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Police believe AWU raid tip-off to media may have breached the law

Police believe AWU raid tip-off to media may have breached the law
A raid on the Australian Workers’ Union headquarters in October last year has now been confirmed by the Australian federal police as being leaked to the media. The police believe that at least one offence may have been committed when the press was tipped off.

According to the Guardian, the police informed Senate estimates on Friday that they provided material to the Commonwealth director of public prosecutions because they believe the law might have been breached in the incident that triggered the resignation of jobs minister Michaelia Cash’s senior media adviser, David De Garis.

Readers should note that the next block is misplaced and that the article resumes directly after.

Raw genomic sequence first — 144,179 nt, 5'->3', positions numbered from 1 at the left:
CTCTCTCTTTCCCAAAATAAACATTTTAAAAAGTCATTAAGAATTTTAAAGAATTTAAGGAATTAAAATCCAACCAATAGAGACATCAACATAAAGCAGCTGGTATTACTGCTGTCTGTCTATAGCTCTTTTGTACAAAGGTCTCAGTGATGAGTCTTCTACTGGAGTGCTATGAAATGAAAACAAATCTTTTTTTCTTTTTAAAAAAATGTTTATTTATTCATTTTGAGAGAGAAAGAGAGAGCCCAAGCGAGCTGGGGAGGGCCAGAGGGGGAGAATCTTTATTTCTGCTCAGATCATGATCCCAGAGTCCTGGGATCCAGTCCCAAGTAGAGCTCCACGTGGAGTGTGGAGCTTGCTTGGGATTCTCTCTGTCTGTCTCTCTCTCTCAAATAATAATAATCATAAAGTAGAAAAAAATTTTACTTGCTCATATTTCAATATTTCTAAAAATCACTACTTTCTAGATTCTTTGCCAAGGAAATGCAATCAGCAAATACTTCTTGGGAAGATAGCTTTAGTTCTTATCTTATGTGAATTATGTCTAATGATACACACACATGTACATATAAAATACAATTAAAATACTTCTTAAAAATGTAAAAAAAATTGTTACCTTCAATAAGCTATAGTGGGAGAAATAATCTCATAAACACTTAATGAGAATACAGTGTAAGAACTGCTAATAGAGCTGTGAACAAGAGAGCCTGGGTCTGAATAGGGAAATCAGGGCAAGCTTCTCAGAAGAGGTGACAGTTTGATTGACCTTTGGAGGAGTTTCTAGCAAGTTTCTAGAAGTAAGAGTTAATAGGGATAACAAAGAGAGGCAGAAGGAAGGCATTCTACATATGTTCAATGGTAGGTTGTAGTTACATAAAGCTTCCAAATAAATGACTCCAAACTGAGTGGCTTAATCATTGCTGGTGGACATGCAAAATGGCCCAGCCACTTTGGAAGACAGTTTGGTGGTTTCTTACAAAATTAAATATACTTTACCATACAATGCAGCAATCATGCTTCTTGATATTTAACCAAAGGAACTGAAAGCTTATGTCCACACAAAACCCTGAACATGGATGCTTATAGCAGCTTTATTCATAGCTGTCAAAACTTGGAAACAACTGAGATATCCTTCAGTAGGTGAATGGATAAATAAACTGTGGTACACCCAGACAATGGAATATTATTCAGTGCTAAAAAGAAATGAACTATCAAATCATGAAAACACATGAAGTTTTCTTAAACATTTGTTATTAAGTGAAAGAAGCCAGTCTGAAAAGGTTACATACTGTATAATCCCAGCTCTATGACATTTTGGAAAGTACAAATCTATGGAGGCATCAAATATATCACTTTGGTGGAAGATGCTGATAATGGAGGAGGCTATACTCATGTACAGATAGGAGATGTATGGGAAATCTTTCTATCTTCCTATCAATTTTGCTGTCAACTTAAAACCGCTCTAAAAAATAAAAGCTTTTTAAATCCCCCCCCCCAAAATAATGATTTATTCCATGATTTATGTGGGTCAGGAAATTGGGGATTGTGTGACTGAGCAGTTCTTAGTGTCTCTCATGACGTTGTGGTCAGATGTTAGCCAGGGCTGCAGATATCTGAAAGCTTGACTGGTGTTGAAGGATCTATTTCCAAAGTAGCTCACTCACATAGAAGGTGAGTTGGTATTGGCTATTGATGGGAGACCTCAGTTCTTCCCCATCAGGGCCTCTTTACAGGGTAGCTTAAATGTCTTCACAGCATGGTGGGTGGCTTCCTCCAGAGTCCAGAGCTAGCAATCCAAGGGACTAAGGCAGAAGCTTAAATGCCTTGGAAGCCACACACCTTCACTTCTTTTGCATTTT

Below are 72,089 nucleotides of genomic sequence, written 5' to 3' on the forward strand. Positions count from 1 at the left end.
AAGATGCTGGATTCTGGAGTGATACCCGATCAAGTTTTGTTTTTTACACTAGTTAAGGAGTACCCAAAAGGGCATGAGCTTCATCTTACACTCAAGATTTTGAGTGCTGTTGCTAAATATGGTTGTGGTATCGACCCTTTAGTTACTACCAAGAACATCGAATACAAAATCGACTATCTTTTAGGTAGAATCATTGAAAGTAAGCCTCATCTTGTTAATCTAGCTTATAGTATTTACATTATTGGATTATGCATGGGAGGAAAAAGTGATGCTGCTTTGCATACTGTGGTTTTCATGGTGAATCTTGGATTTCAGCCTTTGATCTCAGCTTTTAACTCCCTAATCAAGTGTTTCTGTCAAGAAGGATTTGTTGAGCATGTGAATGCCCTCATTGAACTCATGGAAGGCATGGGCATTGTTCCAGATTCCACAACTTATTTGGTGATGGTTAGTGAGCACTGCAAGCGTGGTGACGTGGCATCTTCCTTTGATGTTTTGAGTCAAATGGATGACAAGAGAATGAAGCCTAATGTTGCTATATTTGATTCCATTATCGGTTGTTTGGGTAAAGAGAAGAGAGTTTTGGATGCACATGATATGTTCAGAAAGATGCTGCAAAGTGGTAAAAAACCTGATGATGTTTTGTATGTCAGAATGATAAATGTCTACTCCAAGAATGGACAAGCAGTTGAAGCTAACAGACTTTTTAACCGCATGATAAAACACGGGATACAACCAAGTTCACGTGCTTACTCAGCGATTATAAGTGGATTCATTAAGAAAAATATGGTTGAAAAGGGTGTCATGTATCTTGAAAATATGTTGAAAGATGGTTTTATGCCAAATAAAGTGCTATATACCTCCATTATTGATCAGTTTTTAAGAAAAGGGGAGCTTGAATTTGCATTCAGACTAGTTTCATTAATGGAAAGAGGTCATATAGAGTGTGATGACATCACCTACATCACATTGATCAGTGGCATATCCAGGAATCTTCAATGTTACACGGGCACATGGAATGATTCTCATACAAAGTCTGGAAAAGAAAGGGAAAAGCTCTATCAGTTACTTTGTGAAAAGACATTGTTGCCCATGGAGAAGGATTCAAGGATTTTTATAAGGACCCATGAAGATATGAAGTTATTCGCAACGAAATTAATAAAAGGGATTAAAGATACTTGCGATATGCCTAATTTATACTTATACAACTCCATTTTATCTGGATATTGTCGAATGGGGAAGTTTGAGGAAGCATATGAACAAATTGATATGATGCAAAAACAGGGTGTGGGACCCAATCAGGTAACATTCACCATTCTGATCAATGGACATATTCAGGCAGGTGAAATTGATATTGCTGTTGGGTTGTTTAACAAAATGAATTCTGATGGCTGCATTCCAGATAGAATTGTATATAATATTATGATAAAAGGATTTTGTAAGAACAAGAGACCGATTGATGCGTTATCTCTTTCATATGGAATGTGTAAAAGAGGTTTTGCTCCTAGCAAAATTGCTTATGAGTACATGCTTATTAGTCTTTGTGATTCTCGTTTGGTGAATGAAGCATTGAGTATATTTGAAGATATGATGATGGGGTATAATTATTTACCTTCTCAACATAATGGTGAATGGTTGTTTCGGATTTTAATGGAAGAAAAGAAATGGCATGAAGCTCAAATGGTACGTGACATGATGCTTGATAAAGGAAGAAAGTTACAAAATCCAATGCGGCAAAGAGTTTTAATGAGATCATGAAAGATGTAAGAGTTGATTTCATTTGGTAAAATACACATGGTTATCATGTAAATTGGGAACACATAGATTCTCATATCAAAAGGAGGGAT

“We believe an offence may have been committed, hence our request to the DPP for an assessment of our material,” said Leanne Close, deputy AFP commissioner. 

News media were on location when the police raided the AWU headquarters last October in response to concerns that key documents were being concealed or destroyed. This was part of the investigation by the Registered Organisations Commission into $100,000 of donations made in 2005 by the union to the activist group GetUp to examine whether the contribution was authorised under the union’s rules.
 

The day after the raid, Cash denied that her office had informed journalists of the invasion before it was carried out. She told Senate estimates that she was not aware of the previous day's raid until she saw it on television. 

Later that day, Buzzfeed reported that journalists from two news outlets said they had been tipped-off by Cash’s office an hour before the raid. That prompted the resignation of De Garis. The AFP then began investigating the leak.


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